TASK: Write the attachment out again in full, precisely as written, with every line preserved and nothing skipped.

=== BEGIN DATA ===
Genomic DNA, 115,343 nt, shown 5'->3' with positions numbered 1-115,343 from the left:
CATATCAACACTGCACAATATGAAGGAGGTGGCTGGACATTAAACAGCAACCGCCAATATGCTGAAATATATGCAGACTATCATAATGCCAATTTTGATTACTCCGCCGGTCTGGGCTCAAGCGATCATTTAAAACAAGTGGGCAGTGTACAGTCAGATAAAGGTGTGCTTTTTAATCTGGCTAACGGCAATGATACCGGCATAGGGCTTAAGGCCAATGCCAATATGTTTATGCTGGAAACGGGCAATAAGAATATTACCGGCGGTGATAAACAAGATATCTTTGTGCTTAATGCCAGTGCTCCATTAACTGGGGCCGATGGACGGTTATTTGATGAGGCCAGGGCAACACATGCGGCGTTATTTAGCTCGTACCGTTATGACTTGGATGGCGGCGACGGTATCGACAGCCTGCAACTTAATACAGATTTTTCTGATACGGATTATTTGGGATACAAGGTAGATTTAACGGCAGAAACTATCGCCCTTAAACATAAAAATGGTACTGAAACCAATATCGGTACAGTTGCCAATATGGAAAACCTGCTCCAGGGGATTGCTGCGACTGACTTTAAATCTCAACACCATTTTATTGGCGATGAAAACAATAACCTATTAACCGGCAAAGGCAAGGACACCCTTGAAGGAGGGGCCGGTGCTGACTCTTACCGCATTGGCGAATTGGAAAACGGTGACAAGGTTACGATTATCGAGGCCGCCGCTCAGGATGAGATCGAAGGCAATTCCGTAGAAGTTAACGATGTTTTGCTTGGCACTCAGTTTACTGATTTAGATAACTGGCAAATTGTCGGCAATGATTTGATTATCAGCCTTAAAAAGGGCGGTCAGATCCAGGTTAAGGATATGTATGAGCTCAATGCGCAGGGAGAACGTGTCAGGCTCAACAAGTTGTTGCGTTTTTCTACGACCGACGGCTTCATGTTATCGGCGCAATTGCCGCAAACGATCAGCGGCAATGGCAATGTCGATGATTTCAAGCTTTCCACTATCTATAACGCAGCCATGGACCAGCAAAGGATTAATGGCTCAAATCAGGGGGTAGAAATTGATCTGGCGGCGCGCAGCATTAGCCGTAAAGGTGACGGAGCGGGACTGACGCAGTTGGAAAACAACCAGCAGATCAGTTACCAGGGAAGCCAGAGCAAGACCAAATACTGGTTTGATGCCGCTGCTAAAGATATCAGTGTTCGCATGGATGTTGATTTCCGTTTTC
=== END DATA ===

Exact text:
Genomic DNA, 115,343 nt, shown 5'->3' with positions numbered 1-115,343 from the left:
CATATCAACACTGCACAATATGAAGGAGGTGGCTGGACATTAAACAGCAACCGCCAATATGCTGAAATATATGCAGACTATCATAATGCCAATTTTGATTACTCCGCCGGTCTGGGCTCAAGCGATCATTTAAAACAAGTGGGCAGTGTACAGTCAGATAAAGGTGTGCTTTTTAATCTGGCTAACGGCAATGATACCGGCATAGGGCTTAAGGCCAATGCCAATATGTTTATGCTGGAAACGGGCAATAAGAATATTACCGGCGGTGATAAACAAGATATCTTTGTGCTTAATGCCAGTGCTCCATTAACTGGGGCCGATGGACGGTTATTTGATGAGGCCAGGGCAACACATGCGGCGTTATTTAGCTCGTACCGTTATGACTTGGATGGCGGCGACGGTATCGACAGCCTGCAACTTAATACAGATTTTTCTGATACGGATTATTTGGGATACAAGGTAGATTTAACGGCAGAAACTATCGCCCTTAAACATAAAAATGGTACTGAAACCAATATCGGTACAGTTGCCAATATGGAAAACCTGCTCCAGGGGATTGCTGCGACTGACTTTAAATCTCAACACCATTTTATTGGCGATGAAAACAATAACCTATTAACCGGCAAAGGCAAGGACACCCTTGAAGGAGGGGCCGGTGCTGACTCTTACCGCATTGGCGAATTGGAAAACGGTGACAAGGTTACGATTATCGAGGCCGCCGCTCAGGATGAGATCGAAGGCAATTCCGTAGAAGTTAACGATGTTTTGCTTGGCACTCAGTTTACTGATTTAGATAACTGGCAAATTGTCGGCAATGATTTGATTATCAGCCTTAAAAAGGGCGGTCAGATCCAGGTTAAGGATATGTATGAGCTCAATGCGCAGGGAGAACGTGTCAGGCTCAACAAGTTGTTGCGTTTTTCTACGACCGACGGCTTCATGTTATCGGCGCAATTGCCGCAAACGATCAGCGGCAATGGCAATGTCGATGATTTCAAGCTTTCCACTATCTATAACGCAGCCATGGACCAGCAAAGGATTAATGGCTCAAATCAGGGGGTAGAAATTGATCTGGCGGCGCGCAGCATTAGCCGTAAAGGTGACGGAGCGGGACTGACGCAGTTGGAAAACAACCAGCAGATCAGTTACCAGGGAAGCCAGAGCAAGACCAAATACTGGTTTGATGCCGCTGCTAAAGATATCAGTGTTCGCATGGATGTTGATTTCCGTTTTC